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For any $\alpha\in [0, 1]$ and $g:[a, b]\to [0, 1]$, let us define $g^{-}:[0, 1]\to [a, b]$, by the formula $g^{-}(\alpha) = \inf (x\in [a, b] ; g(x)\ge \alpha )$.

Let $f_{n}, f : [a, b]\to [0, 1]$, $n\in \mathbb{N}$, be continuous on $[a, b]$, such that the value $1$ is attained, for $f$ and for all $f_{n}$. It is true that if $f_{n}\to f$ uniformly on $[a, b]$, then $f_{n}^{-}(\alpha)\to f^{-}(\alpha)$, almost everywhere in $[0, 1]$ ?

Thank you in advance.

Best, George

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First you have $g$ defined on $[a,b]$, then you ask a conclusion for any $a \in [0,1]$. Not the same $a$? – Gerald Edgar Apr 18 '12 at 15:37
In addition to what Gerald Edgar asks: how do you define the inf in case the set is empty? That being said, as far as I understand the question, I doubt this is true. Say take maps from [0,1] to itself that are straight lines from some value t, say (1-1/n), at 0 to 1 at 1. Let your sequences of functions be such that t converges to 1; this will converge uniformly to constant 1. While this minus transform you consider at 1 should be 1 for all these functions it should be 0 for the limit (if I understand the def correctly). – user9072 Apr 18 '12 at 15:55
One more thought: I guess (but did not check in detail as long as the def is not completely clear) if you change gretear-equal to strict greater this would work. – user9072 Apr 18 '12 at 16:20
I apologize, $a$ in the definitions of $g^{-}$, $f_{n}^{-}$ and $f^{-}$ is in fact $\alpha$ (to be not confused with the endpoint $a$ of the interval $[a, b]$. – George Apr 18 '12 at 16:40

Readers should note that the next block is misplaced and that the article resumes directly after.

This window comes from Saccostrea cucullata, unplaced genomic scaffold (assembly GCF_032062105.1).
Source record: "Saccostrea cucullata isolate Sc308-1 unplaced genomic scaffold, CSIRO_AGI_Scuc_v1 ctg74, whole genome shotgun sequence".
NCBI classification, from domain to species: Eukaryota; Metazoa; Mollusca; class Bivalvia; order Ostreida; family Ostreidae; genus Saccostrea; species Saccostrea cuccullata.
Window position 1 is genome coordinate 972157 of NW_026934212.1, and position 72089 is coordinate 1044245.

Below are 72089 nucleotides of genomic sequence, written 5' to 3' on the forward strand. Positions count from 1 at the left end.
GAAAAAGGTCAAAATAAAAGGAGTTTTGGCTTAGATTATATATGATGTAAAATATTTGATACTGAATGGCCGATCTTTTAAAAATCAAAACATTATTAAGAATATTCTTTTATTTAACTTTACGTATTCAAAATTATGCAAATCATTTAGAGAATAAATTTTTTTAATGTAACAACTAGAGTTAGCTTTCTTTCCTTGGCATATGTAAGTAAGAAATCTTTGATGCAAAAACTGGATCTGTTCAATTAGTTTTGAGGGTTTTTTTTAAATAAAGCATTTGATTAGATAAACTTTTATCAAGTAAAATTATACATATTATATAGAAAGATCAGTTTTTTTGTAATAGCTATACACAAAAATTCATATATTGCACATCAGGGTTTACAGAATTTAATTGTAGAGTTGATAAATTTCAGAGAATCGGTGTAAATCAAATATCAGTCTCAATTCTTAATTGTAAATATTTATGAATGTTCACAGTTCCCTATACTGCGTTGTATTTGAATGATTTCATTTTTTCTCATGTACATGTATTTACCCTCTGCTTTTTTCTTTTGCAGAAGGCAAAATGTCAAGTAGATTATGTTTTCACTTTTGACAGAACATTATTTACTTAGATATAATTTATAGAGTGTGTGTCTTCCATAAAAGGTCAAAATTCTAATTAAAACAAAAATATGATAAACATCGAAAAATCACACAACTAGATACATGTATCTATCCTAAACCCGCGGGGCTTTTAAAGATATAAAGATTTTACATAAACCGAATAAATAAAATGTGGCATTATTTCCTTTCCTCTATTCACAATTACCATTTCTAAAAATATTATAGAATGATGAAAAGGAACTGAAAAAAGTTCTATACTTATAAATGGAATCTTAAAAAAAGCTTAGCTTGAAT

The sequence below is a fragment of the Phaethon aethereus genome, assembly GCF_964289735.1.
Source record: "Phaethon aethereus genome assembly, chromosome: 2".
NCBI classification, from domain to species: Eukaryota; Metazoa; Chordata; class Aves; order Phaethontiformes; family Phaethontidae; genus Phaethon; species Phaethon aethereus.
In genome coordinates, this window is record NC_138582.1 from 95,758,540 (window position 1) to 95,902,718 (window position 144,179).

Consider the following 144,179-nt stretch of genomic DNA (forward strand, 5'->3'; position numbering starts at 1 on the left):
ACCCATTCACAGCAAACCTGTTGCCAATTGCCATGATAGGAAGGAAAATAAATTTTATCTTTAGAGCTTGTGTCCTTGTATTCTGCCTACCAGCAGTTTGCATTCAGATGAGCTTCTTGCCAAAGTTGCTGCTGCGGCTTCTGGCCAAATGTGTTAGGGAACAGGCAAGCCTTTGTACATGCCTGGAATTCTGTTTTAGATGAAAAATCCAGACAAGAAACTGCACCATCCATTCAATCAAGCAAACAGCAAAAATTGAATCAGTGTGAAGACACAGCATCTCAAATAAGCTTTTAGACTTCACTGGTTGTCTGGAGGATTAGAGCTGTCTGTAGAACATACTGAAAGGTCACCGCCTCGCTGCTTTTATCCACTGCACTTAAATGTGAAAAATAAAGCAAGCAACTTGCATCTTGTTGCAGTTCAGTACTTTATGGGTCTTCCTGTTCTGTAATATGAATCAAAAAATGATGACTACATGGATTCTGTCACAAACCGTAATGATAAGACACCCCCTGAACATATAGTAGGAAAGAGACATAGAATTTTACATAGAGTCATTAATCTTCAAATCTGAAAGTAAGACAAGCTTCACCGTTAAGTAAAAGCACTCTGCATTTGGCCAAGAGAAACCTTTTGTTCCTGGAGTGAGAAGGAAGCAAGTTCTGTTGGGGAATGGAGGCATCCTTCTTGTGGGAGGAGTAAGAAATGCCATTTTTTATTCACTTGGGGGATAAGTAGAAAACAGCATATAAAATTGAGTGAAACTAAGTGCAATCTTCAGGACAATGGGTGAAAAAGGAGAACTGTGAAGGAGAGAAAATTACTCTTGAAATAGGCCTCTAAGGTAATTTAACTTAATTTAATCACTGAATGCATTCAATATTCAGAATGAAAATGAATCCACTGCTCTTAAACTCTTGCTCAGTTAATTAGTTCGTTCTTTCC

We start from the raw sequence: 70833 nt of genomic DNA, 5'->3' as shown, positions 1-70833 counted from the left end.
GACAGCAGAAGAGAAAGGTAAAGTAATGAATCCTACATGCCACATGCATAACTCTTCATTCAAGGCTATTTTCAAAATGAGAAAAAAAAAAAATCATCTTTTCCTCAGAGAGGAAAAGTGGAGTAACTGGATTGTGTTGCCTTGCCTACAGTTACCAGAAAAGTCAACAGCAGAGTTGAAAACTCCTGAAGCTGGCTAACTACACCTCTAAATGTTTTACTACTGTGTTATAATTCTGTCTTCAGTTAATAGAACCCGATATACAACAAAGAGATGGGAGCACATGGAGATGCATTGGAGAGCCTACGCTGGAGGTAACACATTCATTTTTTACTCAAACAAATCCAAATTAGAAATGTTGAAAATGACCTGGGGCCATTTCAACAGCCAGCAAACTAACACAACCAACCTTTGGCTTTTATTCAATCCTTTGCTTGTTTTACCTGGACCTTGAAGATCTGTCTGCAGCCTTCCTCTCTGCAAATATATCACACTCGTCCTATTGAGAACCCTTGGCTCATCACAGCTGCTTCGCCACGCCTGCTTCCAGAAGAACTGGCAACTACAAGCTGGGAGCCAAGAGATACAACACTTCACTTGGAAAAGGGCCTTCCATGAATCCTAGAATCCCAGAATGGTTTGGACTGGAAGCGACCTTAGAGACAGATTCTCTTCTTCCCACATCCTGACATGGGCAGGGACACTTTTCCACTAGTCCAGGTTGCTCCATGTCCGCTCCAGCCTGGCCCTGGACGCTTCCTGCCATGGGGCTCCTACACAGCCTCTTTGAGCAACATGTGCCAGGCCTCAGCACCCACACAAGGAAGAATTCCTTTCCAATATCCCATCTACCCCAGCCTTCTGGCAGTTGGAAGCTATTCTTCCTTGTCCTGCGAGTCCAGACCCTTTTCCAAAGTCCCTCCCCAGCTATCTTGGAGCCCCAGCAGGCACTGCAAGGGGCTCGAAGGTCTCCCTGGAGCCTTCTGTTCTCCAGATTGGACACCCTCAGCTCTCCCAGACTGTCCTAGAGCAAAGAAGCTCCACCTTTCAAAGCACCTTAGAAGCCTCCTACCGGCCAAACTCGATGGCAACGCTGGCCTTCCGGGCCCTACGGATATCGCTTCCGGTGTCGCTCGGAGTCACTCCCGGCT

@quid: it seems to me that if we change the definition of f-minus to make the inequality strict, then it is still seen to be false by a similar counterexample: let f_n be 1/n on the interval [0,1/2] and a straight line on the interval [1/2,1]. For each of these functions f_n, the inf of the x with f_n(x) > 0 is 0, but their limit f is 0 on the interval [0,1/2], so the inf of the x with f(x) > 0 is 1/2. – Trevor Wilson Apr 18 '12 at 17:53

There are two problems:

  1. Replace a continuous $g:[a,b]\to [0,1]$ by its monotone non-decreasing majorant $g^{\text{mon}}$ which is the infimum of all monotone non-increasing functions $\ge g$. I did not check the details, but this operation might be continuous in the $\sup$-norm.

  2. Is taking inverse on the space of monotone non-decreasing functions $f:[a,b]\to [0,1]$ with $f(a)=0$ (?!) and $f(b)=1$ (?!) into the space of monotone non-decreasing functions $[0,1]\to [a,b]$ continuous with respect to the $\sup$-norms?

This two hints might help you to decide the question.

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The inf in case the set is empty is well-defined according to his assumption.

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